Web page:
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Let's say I have a table (let's call it BigTable) which could experience 5,000,000 INSERTS per day (with possibly just as many SELECTs). Each row inserted is about 50kb.

These daily INSERTs are split across 5 clients equally (the table has a FK called ClientID). There is never a need to SELECT or JOIN data across multiple clients.

I am worried about the database performance as this table grows, so I have come up with three solutions.

SOLUTION 1:

  • Partition BigTable by ClientID
  • Store each partition on a separate hard disk on the server (using Azure blog storage).
  • Partition all data which is 1 month old (archive data, yet still need to be queryable) into another set of READONLY partitions.

Essentially this means the following partitions on their own storage devices:

  • Primary (all data excluding BigTable)
  • ClientA's BigTable (5,000,000 rows per day / 5 clients x 30 days = 30,000,000 rows)
  • ClientB's BigTable (30,000,000 rows)
  • ClientC's BigTable (30,000,000 rows)
  • ClientD's BigTable (30,000,000 rows)
  • ClientE's BigTable (30,000,000 rows)
  • ClientA's BigTable archive
  • ClientB's BigTable archive
  • ClientC's BigTable archive
  • ClientD's BigTable archive
  • ClientE's BigTable archive

The number of rows in the archive tables will be (5,000,000) x (age of DB in days) - (30,000,000). This is still a huge table, but will only be used to drawing up the odd report.

SQL Server will be hosted on a 14GB, 8core Azure VM.

SOLUTION 2:

The other option is to host separate databases for each client. This means each will have it's own dedicated SQL Server machine. Partitioning will still happen for archive data.

This option is not optimal because of the physical separation of the data. Having to manage updates to multiple databases could be very problematic. Having separate database connections for each client will also be a consideration for the developers.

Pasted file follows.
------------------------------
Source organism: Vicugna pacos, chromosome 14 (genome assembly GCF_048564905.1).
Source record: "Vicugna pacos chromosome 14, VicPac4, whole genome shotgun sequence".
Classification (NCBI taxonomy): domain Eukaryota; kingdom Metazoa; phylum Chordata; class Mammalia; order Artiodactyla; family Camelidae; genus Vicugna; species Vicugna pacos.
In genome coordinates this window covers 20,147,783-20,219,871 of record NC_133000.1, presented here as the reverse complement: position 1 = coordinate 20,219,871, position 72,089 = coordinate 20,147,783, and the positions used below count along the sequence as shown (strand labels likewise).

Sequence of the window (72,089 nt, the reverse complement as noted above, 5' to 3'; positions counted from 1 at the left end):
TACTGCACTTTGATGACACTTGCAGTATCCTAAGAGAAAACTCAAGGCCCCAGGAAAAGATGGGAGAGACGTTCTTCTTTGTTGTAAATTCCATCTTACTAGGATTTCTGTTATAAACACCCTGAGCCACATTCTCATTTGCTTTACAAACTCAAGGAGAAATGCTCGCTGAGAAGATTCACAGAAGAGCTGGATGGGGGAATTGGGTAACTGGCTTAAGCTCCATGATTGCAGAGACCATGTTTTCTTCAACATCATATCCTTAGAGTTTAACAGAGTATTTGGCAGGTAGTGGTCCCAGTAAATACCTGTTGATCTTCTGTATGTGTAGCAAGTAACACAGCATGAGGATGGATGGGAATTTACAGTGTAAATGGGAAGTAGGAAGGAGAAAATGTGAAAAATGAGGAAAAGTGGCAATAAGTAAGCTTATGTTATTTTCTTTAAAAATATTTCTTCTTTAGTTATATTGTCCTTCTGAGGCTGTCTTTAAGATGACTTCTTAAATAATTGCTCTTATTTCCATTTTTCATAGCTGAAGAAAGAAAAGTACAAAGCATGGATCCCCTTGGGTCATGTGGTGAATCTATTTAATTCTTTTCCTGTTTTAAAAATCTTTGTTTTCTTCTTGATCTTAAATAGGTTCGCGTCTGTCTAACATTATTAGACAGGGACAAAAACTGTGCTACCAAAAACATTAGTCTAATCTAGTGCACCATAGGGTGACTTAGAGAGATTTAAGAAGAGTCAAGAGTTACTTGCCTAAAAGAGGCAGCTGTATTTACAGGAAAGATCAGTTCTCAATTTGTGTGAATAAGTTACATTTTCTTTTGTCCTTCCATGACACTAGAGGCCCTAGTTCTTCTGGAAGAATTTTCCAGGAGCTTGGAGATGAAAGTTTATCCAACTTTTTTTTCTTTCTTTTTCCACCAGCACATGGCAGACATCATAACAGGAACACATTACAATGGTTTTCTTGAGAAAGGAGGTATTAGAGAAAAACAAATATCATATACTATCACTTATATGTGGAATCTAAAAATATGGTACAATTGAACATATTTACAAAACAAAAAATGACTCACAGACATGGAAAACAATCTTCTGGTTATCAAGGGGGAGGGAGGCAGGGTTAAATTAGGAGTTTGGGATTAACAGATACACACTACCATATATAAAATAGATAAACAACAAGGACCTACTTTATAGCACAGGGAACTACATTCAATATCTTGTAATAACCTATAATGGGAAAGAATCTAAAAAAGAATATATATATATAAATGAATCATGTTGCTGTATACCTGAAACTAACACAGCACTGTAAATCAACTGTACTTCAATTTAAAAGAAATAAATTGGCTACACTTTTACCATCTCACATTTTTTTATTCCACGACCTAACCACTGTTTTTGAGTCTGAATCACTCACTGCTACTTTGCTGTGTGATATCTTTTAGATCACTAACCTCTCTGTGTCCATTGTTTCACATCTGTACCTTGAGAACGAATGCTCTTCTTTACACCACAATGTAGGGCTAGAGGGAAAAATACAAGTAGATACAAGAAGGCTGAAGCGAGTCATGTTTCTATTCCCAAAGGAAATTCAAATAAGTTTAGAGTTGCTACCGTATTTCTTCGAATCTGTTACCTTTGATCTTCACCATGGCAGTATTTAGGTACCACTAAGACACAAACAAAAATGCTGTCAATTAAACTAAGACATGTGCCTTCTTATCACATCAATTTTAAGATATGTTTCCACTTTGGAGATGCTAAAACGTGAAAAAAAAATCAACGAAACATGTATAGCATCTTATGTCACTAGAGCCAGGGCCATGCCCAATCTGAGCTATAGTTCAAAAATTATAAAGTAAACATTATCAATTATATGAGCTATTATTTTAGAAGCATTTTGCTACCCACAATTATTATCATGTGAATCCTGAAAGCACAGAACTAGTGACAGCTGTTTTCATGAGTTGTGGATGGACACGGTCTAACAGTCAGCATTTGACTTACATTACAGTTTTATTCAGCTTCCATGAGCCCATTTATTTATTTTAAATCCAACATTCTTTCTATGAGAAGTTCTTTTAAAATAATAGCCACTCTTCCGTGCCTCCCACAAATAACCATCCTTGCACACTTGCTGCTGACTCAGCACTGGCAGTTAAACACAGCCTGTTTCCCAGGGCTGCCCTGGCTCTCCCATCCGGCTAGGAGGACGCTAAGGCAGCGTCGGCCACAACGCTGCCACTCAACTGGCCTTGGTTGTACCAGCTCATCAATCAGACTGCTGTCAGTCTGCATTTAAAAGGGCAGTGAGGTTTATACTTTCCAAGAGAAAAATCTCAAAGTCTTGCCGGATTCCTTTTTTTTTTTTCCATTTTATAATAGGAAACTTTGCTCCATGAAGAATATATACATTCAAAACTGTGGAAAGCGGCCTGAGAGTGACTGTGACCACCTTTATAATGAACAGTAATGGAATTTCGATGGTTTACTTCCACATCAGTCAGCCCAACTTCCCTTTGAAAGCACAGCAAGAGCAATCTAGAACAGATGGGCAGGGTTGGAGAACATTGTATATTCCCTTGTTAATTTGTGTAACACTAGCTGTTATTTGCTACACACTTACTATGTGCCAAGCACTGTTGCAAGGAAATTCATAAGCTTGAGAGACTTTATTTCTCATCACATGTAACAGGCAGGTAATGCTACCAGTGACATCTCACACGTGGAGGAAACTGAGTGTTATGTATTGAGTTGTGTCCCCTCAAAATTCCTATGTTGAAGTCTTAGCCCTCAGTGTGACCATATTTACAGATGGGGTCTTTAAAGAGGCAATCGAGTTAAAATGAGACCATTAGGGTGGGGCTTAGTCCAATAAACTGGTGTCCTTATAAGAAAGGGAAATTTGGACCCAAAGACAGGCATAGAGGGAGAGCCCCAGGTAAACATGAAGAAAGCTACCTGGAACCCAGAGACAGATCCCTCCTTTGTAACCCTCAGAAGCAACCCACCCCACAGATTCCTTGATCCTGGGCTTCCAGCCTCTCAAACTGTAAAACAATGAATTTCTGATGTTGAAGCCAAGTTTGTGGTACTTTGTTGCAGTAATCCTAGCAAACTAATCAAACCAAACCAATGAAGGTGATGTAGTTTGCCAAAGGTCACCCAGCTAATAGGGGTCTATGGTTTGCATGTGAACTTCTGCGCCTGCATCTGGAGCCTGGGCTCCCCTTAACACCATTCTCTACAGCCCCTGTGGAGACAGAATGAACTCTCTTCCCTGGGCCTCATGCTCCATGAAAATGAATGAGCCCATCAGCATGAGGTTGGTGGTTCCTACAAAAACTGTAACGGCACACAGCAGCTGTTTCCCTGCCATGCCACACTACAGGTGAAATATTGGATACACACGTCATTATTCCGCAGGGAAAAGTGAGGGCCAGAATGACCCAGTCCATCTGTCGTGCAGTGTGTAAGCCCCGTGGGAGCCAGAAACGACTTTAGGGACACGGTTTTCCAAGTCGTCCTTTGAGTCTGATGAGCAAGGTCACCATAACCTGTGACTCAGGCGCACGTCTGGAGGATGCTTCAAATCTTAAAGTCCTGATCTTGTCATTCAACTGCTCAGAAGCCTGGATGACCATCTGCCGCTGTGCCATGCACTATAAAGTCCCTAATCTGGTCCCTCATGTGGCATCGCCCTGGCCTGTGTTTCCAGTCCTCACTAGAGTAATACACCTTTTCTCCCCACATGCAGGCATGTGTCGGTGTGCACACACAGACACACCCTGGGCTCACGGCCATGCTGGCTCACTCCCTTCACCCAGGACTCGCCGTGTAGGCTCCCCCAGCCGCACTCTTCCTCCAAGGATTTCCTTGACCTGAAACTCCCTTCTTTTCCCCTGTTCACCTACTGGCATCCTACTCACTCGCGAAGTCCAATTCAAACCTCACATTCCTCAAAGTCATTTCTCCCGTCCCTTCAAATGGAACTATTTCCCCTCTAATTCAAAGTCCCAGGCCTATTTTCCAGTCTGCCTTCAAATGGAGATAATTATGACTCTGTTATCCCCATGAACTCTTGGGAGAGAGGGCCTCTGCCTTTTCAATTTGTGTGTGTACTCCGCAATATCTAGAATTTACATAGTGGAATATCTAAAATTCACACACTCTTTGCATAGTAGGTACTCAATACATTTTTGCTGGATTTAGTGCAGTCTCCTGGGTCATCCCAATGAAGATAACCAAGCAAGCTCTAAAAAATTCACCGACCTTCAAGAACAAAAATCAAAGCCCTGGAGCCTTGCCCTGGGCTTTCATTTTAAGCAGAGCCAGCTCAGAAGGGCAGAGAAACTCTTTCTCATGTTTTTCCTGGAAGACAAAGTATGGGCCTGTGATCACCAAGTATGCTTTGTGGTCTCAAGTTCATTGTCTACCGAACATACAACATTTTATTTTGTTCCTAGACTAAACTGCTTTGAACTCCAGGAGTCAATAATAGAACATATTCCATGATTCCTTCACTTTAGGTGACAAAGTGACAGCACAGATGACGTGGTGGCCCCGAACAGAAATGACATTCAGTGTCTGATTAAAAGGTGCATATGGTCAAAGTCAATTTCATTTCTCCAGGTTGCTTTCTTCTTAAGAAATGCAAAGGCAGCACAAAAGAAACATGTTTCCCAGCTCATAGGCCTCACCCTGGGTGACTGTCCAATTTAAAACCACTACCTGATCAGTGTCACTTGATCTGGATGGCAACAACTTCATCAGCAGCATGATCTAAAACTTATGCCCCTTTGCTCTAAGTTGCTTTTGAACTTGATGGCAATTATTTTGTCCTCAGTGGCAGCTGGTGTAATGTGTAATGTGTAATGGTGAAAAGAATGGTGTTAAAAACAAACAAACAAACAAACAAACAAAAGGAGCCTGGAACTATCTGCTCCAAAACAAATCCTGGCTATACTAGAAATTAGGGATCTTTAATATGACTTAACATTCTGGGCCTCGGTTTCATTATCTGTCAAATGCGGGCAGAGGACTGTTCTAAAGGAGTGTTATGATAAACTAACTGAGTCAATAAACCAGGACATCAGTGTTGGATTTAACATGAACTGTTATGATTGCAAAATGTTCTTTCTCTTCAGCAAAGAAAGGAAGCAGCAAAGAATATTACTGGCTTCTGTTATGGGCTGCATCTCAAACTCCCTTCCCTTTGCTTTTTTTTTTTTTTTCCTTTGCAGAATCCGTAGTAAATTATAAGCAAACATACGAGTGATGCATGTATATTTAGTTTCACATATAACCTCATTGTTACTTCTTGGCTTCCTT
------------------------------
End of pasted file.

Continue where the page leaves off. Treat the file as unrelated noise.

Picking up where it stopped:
Could anyone perhaps advise on these options?

SOLUTION 3:

Archive data into a faster database platform. I don't know much about this, but perhaps a NoSQL database could handle billions of records much better than SQL Server?

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Third solution added –  davenewza Feb 18 '13 at 16:36
    
What is the primary use case for your data? As in, do you want to emphasize inserts (OLTP) or reading/reporting (OLAP)? –  GalacticCowboy Feb 18 '13 at 16:47
    
@GalacticCowboy: Both. I need to optimise the table for INSERTs (like I said, 5,000,000 per day) but also for reading. The 'archived' data does not need to be quickly accessible as this will be used mainly for reports which can be generated during a batch. Otherwise all recent data needs to be very available. –  davenewza Feb 18 '13 at 18:56

1 Answer 1

up vote 5 down vote accepted

I would go with Option 2..

You most certainly don't need a dedicated SQL Server machine for each client, you don't even need and dedicated Instance. I don't know you think that is the case.

My primary reason for this is that when the time comes that you want to scale horizontally (more servers) this is going to best position you to do that.

I don't understand why you think that to "manage updates to multiple databases could be very problematic". Dealing with different Db connections is trivial, i don't understand this concern either. All of this is particular true because "There is never a need to SELECT or JOIN data across multiple clients."

Additional Note : You can still partition the individual Client DBs (by date or something) should you choose\need to do so.

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